NEW DELHI: Economists at India’s largest bank have cut the FY22 GDP growth projection for the economy by 60 basis points, and said India could have done better to tackle the second wave of the Covid-19 pandemic.
The downgrading of growth projections was triggered largely due to restrictions being imposed by different states.
“India managed the first wave of pandemic well. However, the country is now facing an unprecedented second wave. There is no doubt India could have done better,” said economists at SBI.
The second wave of Covid-19 pandemic has shattered all records. The number of active cases crossed the 30 lakh mark for the first time since the beginning of the pandemic. In the past 24 hours, 3.79 lakh fresh cases and 3,596 deaths were reported in the country, highest for a single day.
With rising cases, the recovery rate of Covid-19 patients has also plummeted sharply from 97 per cent at the beginning of the second wave to 82.5 per cent now. This 14.5 per cent drop in recovery rate has happened over the past 69 days.
However, SBI is sensing “good news amidst all the gloom” and believes the peak of the pandemic is near.
“Given that every 1 per cent reduction in recovery rate takes around 4.5 days, it translates into around 20 days from now. Also, our estimate shows every 1 per cent reduction in recovery rate increases active cases by 1.85 lakhs. Thus we believe the peak of the second wave would come around mid-May with active cases reaching around 36 lakh at that point,” the economists wrote.
The economists say they have started noticing some deeper impact of the second wave on economic activity in the country. Its business activity index in April dipped to a new low level of 75.7, a level last attained in August 2020.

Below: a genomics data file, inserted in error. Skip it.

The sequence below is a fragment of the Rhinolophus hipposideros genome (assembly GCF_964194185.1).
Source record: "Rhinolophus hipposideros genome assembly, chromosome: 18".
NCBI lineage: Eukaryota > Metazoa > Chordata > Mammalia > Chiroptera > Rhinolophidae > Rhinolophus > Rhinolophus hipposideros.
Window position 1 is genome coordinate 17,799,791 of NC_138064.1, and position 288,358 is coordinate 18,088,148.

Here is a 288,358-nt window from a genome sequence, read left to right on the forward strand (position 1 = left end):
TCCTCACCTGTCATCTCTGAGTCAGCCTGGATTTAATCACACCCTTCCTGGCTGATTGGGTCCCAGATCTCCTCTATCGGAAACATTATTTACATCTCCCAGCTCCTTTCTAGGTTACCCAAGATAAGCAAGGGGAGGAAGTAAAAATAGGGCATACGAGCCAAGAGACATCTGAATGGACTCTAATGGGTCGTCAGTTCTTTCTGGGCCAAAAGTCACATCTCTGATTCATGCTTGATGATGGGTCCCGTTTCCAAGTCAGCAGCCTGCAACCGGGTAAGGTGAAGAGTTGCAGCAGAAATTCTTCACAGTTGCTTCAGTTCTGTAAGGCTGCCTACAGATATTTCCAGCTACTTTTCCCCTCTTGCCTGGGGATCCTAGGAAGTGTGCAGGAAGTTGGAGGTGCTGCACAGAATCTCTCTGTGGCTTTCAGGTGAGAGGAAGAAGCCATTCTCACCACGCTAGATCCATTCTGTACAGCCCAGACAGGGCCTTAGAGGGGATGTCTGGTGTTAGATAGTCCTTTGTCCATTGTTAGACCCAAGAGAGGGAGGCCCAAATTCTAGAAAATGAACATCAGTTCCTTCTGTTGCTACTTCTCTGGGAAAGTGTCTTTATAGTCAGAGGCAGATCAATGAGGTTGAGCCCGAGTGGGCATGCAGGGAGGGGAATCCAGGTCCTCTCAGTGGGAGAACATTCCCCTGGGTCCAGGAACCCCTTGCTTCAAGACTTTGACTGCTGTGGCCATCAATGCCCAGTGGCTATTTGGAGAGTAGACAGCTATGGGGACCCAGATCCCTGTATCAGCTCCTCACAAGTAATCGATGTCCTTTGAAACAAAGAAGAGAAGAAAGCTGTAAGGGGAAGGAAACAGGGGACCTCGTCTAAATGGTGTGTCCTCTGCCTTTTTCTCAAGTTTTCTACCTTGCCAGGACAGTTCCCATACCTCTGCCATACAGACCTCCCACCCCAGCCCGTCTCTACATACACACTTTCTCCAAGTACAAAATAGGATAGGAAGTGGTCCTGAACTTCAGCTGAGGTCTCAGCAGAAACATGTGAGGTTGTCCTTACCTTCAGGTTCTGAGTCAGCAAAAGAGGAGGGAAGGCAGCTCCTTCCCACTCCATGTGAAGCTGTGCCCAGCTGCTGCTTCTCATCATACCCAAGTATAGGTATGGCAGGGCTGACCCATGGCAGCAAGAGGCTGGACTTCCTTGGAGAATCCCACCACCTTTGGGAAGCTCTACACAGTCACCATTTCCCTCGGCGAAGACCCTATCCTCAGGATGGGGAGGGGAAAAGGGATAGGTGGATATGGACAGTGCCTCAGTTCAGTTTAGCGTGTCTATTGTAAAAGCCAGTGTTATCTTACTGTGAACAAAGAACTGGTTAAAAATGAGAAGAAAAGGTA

This indicates the disruption caused by increased restrictions imposed in various states. All the indicators, except for labour participation and electricity consumption have declined significantly during April.
“Given the current circumstances of partial/local/weekend lockdowns in almost all states, our growth forecast is now revised downwards. SBI’ revised FY22 growth projection now stands at 10.4 per cent for real GDP and 14.2 per cent for nominal GDP,” the economists said.
Earlier, SBI had projected real GDP growth for FY22 at 11 per cent (RBI:10.5 per cent) and nominal GDP at 15 per cent (Union Budget: 14.4 per cent) on the back of a low base effect and renewed economic momentum.
Total loss due to the second wave lockdowns is estimated at Rs 1.86 lakh crore, of which Maharashtra, Madhya Pradesh, Karnataka and Rajasthan account for 75 per cent. Maharashtra’s loss alone stands at 43 per cent.
Vaccine as public good
SBI advocated declaring Covid-19 vaccine as a public good, which it believes is the only way to fight this dreadful pandemic. In economic parlance, ‘public goods’ are defined as non-excludable and nonrival in nature.
“The primary idea of a public good is that agents must cooperate and not be combative, and then only all the players will have the opportunity to get a better payoff…When both Centre and state government cooperate with each other, both will receive benefit in the form of more vaccination, better medical facilities, and less number of cases. When both [are non-cooperative], the payoffs will be zero for both,” said SBI economists.
In the last couple of months, there have been instances when some states and central government have tussled over managing the pandemic, with each blaming the other for any mishaps.
The bank said for the 20 states it analysed, the cost of vaccines is almost 10-15 per cent of their health expenditure budget, assuming half of the population in these states will get vaccinated by the central government.
This cost is, however, only 0.1 per cent of GDP and much lower than the economic loss if restrictions occur to control the spread of pandemic which is already around 0.8 per cent of GDP.
SBI also cast doubt on the criticism that elections were responsible for faster spread of the virus. Many analysts and epidemiologists believe that the elections were one of the major factors behind the record cases in election states.
“In some states like Maharashtra, Delhi and Chhattisgarh, even as mobility has declined significantly, cases increased and they have shown some stabilization only recently, indicating the transmission may not be possible only through humans, but it is airborne. This makes a strong case mass sanitisation of public places for disinfection,” said SBI.